Ukraine's police have been criticized by the West for heavy-handedness in dealing with some protests even before the most recent crackdown. Dozens of protesters were hurt in clashes last week.
 
The United States and Ukraine have had a warm relationship in recent years, particularly in the 2004-2005 period. Ukraine was seen then as having a clearer Western orientation after the mass demonstrations of the Orange Revolution successfully overturned a fraudulent election victory by Yanukovich.
 
But despite a desire for stability in Ukraine and concern about its closer ties with Moscow, a favorite target of congressional criticism, lawmakers said they do not intend to send a message that Yanukovich, who won a second bid for the presidency in 2010, should be ousted.
 
“Yanukovich ... is a democratically elected leader, and traditionally, when a democratically elected leader screws up, the consequences come at the polls,” Murphy said.
 
“Our focus right now should be on pressuring Yanukovich to change his mind, not necessarily saying things or doing things that are going to spur more violence or the forceful removal of Yanukovich from power,” he added.

  • Pro-European Union activists shout as they listen to Ukranian opposition leader Oleh Tyahnybok, during a rally in the Independence Square in Kyiv, Ukraine, Dec. 13, 2013.
  • People pass by a barricade erected by pro-European integration protesters in central Kyiv, Dec. 13, 2013.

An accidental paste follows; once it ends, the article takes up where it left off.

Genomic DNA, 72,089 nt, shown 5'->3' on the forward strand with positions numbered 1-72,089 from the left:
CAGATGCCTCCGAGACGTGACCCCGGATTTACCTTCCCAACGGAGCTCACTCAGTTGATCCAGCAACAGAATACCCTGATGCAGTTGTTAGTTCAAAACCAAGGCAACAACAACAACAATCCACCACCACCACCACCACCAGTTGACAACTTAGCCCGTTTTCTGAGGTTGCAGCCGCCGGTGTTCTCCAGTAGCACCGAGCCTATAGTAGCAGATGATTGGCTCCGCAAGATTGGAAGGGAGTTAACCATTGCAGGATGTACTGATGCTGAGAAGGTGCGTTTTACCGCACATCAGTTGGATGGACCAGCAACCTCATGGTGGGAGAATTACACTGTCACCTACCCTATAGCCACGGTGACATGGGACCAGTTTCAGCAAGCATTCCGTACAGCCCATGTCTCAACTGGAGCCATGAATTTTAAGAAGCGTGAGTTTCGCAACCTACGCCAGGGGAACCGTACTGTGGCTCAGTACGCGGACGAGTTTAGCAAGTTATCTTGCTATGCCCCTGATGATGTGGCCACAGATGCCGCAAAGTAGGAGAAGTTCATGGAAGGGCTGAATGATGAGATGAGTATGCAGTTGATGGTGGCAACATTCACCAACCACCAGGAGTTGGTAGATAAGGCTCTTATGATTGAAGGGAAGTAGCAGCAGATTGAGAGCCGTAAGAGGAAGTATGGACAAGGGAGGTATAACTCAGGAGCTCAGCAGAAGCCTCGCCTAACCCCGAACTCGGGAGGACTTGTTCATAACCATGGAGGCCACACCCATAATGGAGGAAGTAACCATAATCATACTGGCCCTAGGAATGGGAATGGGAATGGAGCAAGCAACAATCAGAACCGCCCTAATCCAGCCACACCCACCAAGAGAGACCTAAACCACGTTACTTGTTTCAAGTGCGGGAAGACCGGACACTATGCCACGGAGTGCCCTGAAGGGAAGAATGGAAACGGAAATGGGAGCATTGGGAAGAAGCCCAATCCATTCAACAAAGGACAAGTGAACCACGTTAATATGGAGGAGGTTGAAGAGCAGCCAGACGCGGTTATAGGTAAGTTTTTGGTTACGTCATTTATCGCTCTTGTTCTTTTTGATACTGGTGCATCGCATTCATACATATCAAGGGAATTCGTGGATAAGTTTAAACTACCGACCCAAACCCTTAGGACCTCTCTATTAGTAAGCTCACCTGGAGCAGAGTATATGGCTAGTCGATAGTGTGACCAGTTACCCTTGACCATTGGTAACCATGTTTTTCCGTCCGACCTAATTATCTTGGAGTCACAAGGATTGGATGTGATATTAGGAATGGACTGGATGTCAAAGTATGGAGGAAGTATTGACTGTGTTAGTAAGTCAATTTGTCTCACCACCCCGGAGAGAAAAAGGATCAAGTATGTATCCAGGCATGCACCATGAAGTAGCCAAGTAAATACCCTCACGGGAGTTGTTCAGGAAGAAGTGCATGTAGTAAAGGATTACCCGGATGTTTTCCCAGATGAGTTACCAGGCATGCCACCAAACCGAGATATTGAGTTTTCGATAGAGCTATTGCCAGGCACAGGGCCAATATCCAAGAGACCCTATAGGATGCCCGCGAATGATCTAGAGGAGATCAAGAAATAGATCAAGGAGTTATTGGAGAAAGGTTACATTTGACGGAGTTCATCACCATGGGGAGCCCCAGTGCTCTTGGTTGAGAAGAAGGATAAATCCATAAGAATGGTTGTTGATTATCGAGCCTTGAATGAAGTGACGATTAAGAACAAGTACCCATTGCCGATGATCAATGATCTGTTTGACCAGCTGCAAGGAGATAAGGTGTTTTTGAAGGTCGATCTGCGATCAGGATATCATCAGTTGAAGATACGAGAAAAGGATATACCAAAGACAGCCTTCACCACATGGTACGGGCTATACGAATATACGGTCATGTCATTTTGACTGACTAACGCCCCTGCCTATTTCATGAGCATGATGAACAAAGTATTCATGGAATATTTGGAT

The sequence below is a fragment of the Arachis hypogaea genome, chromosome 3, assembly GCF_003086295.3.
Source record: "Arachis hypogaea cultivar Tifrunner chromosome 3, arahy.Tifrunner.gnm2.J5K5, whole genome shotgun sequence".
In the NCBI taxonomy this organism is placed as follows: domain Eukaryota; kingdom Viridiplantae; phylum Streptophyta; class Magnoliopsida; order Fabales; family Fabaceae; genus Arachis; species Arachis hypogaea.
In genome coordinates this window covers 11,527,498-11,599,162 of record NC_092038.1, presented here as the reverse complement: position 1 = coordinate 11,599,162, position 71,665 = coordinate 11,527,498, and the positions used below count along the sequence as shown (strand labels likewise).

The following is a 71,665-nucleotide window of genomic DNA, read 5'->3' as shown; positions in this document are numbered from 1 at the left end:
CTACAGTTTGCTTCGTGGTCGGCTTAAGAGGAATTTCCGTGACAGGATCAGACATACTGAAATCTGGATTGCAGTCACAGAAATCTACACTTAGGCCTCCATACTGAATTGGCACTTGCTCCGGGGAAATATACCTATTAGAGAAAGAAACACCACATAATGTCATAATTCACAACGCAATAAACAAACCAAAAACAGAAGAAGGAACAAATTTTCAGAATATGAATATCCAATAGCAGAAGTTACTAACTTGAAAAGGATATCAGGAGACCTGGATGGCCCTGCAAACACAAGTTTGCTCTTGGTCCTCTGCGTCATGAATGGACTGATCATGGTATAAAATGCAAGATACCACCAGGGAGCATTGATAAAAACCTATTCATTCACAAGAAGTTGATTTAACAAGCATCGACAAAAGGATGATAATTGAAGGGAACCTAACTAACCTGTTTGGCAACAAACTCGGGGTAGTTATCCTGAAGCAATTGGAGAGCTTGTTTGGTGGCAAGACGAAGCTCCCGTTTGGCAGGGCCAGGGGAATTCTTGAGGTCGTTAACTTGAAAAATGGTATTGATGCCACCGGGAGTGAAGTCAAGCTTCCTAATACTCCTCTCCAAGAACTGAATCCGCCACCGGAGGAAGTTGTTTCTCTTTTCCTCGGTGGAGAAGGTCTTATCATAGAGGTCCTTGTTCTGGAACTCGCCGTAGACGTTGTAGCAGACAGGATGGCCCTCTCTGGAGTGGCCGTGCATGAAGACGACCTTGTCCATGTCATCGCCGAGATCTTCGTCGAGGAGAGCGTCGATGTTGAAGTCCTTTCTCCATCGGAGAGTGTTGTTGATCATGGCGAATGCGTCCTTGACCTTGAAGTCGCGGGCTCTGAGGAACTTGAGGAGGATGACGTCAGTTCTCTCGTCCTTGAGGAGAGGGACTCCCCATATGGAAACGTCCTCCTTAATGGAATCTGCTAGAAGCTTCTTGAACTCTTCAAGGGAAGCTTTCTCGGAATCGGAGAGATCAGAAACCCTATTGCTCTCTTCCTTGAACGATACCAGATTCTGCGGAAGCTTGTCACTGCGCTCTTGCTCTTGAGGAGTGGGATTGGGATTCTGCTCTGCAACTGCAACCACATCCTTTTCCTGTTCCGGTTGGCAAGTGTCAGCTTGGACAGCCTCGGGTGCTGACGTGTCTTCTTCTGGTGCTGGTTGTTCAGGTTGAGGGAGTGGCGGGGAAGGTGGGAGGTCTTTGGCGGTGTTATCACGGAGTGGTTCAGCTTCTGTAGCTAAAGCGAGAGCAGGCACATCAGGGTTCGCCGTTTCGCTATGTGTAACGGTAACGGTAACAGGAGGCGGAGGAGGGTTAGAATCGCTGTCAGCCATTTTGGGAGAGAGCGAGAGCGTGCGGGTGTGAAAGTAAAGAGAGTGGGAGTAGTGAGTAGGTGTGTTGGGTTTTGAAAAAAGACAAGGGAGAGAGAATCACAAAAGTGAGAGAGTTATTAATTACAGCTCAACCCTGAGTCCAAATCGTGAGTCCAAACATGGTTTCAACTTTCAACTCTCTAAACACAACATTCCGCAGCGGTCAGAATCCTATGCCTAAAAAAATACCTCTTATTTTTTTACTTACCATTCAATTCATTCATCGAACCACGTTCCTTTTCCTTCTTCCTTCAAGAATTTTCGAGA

• Pro-European Union musicians perform in Independence Square in Kyiv, Ukraine, Dec. 13, 2013.
  • People pick up food inside the Kyiv City Council building which is occupied by pro-European integration protesters, Dec. 13, 2013.
  • Pro-European Union activists warm themselves near a bonfire and guard barricades on the main street Khreschatyk in Kyiv, Dec. 12, 2013.
  • Interior Ministry personnel block a street in central Kyiv, Dec. 12, 2013.
  • Pro-European integration protesters warm themselves by a fire in Independence Square in Kyiv, Dec. 12, 2013.
  • Tents and belongings of pro-European integration protesters are seen near Independence Square in Kyiv, Dec. 11, 2013.
  • Riot police pull pro-European Union activists out from their camp in Independence Square in Kyiv, Dec. 11, 2013.
  • Pro-European integration protesters standing behind barricades confront a line of riot police approaching at Independence Square in Kyiv, Dec. 11, 2013.
  • Pro-European integration protesters line up in front of riot police in Kyiv, Dec. 11, 2013.
  • Riot police leave a bus after protesters threw a smoke bomb, outside City Hall in Kyiv, Dec. 11, 2013.

You May Like

Multimedia US Nurse ‘Cured of Ebola,’ NIH Says

Nina Pham, Texas nurse who treated first Ebola patient in US, received no experimental drugs; WHO expects vaccine surge in 2015 More

Video Islamic State Militants Encroach on Baghdad

Iraqi capital not under ‘imminent threat,’ US military says, amid worries about foothold More

Video Hong Kong Protesters Focus on Holding Volatile Mong Kok